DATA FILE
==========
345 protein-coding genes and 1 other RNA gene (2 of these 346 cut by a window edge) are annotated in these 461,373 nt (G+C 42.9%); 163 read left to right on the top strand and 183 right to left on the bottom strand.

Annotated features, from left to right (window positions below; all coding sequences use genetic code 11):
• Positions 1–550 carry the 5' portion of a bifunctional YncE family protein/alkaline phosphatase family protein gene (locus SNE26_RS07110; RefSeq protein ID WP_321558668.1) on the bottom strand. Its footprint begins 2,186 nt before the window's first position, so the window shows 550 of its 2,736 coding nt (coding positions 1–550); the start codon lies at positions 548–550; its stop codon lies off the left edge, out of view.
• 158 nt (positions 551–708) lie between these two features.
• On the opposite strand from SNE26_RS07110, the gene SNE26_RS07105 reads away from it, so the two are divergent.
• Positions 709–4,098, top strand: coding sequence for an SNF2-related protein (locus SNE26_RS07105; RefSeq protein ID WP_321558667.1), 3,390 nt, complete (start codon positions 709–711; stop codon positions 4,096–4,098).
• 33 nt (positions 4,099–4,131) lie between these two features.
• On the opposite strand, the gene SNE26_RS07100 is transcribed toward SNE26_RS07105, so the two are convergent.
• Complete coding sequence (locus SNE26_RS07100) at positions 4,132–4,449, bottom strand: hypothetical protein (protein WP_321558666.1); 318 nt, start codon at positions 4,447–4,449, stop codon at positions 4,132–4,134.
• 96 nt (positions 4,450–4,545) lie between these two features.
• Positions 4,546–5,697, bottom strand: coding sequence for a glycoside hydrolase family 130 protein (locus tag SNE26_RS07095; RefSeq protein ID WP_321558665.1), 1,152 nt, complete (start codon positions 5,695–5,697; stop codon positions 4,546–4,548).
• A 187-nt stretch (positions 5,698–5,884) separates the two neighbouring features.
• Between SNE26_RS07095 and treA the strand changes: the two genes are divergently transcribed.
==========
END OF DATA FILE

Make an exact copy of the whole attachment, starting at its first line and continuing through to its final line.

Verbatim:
345 protein-coding genes and 1 other RNA gene (2 of these 346 cut by a window edge) are annotated in these 461,373 nt (G+C 42.9%); 163 read left to right on the top strand and 183 right to left on the bottom strand.

Annotated features, from left to right (window positions below; all coding sequences use genetic code 11):
• Positions 1–550 carry the 5' portion of a bifunctional YncE family protein/alkaline phosphatase family protein gene (locus SNE26_RS07110; RefSeq protein ID WP_321558668.1) on the bottom strand. Its footprint begins 2,186 nt before the window's first position, so the window shows 550 of its 2,736 coding nt (coding positions 1–550); the start codon lies at positions 548–550; its stop codon lies off the left edge, out of view.
• 158 nt (positions 551–708) lie between these two features.
• On the opposite strand from SNE26_RS07110, the gene SNE26_RS07105 reads away from it, so the two are divergent.
• Positions 709–4,098, top strand: coding sequence for an SNF2-related protein (locus SNE26_RS07105; RefSeq protein ID WP_321558667.1), 3,390 nt, complete (start codon positions 709–711; stop codon positions 4,096–4,098).
• 33 nt (positions 4,099–4,131) lie between these two features.
• On the opposite strand, the gene SNE26_RS07100 is transcribed toward SNE26_RS07105, so the two are convergent.
• Complete coding sequence (locus SNE26_RS07100) at positions 4,132–4,449, bottom strand: hypothetical protein (protein WP_321558666.1); 318 nt, start codon at positions 4,447–4,449, stop codon at positions 4,132–4,134.
• 96 nt (positions 4,450–4,545) lie between these two features.
• Positions 4,546–5,697, bottom strand: coding sequence for a glycoside hydrolase family 130 protein (locus tag SNE26_RS07095; RefSeq protein ID WP_321558665.1), 1,152 nt, complete (start codon positions 5,695–5,697; stop codon positions 4,546–4,548).
• A 187-nt stretch (positions 5,698–5,884) separates the two neighbouring features.
• Between SNE26_RS07095 and treA the strand changes: the two genes are divergently transcribed.